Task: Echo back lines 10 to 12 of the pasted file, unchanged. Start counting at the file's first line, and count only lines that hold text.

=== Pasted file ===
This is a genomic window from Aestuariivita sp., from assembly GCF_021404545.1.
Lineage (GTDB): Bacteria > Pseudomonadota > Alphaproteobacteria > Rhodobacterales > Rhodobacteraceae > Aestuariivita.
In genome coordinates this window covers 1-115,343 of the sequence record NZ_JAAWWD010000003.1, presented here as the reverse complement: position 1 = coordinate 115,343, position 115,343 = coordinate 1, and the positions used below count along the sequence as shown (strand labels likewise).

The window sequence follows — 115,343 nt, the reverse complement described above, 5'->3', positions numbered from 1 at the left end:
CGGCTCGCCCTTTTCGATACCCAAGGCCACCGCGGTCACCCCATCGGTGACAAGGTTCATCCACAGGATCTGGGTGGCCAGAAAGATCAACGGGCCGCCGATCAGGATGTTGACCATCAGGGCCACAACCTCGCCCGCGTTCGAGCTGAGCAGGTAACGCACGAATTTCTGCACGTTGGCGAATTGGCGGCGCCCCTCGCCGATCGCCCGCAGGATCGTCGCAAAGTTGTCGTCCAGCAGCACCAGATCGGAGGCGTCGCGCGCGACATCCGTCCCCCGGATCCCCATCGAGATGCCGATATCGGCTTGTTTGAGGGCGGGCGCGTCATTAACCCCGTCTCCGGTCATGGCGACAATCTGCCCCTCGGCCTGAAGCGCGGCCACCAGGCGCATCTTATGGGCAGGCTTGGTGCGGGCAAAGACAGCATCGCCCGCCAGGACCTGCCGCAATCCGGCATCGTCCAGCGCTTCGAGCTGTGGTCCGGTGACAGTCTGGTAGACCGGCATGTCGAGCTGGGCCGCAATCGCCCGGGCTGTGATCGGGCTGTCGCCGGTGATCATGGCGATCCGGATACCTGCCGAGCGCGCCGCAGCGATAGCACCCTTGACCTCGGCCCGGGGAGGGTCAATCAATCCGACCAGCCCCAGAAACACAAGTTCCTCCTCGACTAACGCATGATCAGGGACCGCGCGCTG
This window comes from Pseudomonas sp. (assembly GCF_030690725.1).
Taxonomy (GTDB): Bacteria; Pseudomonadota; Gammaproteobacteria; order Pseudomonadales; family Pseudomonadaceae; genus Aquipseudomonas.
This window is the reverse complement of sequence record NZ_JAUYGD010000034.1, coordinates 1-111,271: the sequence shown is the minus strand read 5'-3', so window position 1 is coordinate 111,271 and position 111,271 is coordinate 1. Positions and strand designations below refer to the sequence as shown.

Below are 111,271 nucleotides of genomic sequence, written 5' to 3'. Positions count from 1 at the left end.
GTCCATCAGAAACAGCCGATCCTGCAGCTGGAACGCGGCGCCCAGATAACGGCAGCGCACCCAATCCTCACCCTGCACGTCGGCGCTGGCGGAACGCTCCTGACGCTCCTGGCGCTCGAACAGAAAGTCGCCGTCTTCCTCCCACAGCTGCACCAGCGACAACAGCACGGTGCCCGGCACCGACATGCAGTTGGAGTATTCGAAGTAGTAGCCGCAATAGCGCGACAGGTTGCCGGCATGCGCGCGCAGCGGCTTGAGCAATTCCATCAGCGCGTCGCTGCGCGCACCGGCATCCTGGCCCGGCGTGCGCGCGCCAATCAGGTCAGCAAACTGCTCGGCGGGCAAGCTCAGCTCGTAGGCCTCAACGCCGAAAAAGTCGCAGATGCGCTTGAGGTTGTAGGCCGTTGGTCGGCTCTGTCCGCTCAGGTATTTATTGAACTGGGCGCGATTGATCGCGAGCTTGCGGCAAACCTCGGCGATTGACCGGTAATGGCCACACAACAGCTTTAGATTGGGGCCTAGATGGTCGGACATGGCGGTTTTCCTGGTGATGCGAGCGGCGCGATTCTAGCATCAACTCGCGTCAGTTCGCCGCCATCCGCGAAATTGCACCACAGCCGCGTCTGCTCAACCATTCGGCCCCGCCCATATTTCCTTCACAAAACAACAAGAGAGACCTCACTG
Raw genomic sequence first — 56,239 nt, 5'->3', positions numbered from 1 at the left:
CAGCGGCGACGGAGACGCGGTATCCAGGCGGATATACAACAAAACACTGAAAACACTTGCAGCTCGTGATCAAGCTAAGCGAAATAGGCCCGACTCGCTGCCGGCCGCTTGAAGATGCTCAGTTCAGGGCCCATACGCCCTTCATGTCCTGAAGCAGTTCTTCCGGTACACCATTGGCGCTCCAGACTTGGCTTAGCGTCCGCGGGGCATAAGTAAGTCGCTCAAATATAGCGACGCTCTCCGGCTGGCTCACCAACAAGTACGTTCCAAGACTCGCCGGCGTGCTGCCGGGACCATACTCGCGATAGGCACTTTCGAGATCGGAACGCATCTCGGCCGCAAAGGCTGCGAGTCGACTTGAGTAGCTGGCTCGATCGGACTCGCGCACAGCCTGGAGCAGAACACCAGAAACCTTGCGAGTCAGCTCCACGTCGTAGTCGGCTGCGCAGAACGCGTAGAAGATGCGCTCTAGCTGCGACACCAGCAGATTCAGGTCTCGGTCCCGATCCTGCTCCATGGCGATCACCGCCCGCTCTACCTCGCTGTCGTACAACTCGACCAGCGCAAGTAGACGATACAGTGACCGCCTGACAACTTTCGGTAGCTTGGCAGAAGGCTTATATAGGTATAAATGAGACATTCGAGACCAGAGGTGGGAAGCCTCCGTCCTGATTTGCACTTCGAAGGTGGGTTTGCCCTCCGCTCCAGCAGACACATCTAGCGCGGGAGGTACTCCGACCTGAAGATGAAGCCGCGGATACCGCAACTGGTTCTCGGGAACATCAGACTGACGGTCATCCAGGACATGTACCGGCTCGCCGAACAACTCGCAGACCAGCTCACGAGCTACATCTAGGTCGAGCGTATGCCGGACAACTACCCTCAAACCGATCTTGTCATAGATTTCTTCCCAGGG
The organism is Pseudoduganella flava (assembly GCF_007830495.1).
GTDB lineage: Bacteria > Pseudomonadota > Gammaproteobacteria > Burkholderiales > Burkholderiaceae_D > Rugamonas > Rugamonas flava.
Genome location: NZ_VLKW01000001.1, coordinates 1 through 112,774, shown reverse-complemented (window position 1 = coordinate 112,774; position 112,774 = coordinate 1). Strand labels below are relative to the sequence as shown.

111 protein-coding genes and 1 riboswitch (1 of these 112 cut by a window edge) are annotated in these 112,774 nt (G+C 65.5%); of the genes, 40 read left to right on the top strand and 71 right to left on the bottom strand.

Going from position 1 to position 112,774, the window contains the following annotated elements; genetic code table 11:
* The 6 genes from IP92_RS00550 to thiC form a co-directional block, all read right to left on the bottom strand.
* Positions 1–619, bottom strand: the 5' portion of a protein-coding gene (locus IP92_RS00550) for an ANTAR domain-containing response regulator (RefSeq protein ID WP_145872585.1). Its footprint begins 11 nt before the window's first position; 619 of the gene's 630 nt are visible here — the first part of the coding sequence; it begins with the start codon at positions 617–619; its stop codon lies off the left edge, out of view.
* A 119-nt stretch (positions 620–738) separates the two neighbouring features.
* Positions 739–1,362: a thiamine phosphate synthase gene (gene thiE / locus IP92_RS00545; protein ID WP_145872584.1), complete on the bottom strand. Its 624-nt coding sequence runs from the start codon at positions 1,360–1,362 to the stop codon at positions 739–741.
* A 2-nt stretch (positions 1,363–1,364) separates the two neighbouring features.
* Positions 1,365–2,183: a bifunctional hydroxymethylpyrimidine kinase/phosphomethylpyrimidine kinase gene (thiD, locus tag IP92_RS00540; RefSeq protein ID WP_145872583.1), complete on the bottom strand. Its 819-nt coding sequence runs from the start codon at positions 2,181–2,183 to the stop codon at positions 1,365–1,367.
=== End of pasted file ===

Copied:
GTCCATCAGAAACAGCCGATCCTGCAGCTGGAACGCGGCGCCCAGATAACGGCAGCGCACCCAATCCTCACCCTGCACGTCGGCGCTGGCGGAACGCTCCTGACGCTCCTGGCGCTCGAACAGAAAGTCGCCGTCTTCCTCCCACAGCTGCACCAGCGACAACAGCACGGTGCCCGGCACCGACATGCAGTTGGAGTATTCGAAGTAGTAGCCGCAATAGCGCGACAGGTTGCCGGCATGCGCGCGCAGCGGCTTGAGCAATTCCATCAGCGCGTCGCTGCGCGCACCGGCATCCTGGCCCGGCGTGCGCGCGCCAATCAGGTCAGCAAACTGCTCGGCGGGCAAGCTCAGCTCGTAGGCCTCAACGCCGAAAAAGTCGCAGATGCGCTTGAGGTTGTAGGCCGTTGGTCGGCTCTGTCCGCTCAGGTATTTATTGAACTGGGCGCGATTGATCGCGAGCTTGCGGCAAACCTCGGCGATTGACCGGTAATGGCCACACAACAGCTTTAGATTGGGGCCTAGATGGTCGGACATGGCGGTTTTCCTGGTGATGCGAGCGGCGCGATTCTAGCATCAACTCGCGTCAGTTCGCCGCCATCCGCGAAATTGCACCACAGCCGCGTCTGCTCAACCATTCGGCCCCGCCCATATTTCCTTCACAAAACAACAAGAGAGACCTCACTG
Raw genomic sequence first — 56,239 nt, 5'->3', positions numbered from 1 at the left:
CAGCGGCGACGGAGACGCGGTATCCAGGCGGATATACAACAAAACACTGAAAACACTTGCAGCTCGTGATCAAGCTAAGCGAAATAGGCCCGACTCGCTGCCGGCCGCTTGAAGATGCTCAGTTCAGGGCCCATACGCCCTTCATGTCCTGAAGCAGTTCTTCCGGTACACCATTGGCGCTCCAGACTTGGCTTAGCGTCCGCGGGGCATAAGTAAGTCGCTCAAATATAGCGACGCTCTCCGGCTGGCTCACCAACAAGTACGTTCCAAGACTCGCCGGCGTGCTGCCGGGACCATACTCGCGATAGGCACTTTCGAGATCGGAACGCATCTCGGCCGCAAAGGCTGCGAGTCGACTTGAGTAGCTGGCTCGATCGGACTCGCGCACAGCCTGGAGCAGAACACCAGAAACCTTGCGAGTCAGCTCCACGTCGTAGTCGGCTGCGCAGAACGCGTAGAAGATGCGCTCTAGCTGCGACACCAGCAGATTCAGGTCTCGGTCCCGATCCTGCTCCATGGCGATCACCGCCCGCTCTACCTCGCTGTCGTACAACTCGACCAGCGCAAGTAGACGATACAGTGACCGCCTGACAACTTTCGGTAGCTTGGCAGAAGGCTTATATAGGTATAAATGAGACATTCGAGACCAGAGGTGGGAAGCCTCCGTCCTGATTTGCACTTCGAAGGTGGGTTTGCCCTCCGCTCCAGCAGACACATCTAGCGCGGGAGGTACTCCGACCTGAAGATGAAGCCGCGGATACCGCAACTGGTTCTCGGGAACATCAGACTGACGGTCATCCAGGACATGTACCGGCTCGCCGAACAACTCGCAGACCAGCTCACGAGCTACATCTAGGTCGAGCGTATGCCGGACAACTACCCTCAAACCGATCTTGTCATAGATTTCTTCCCAGGG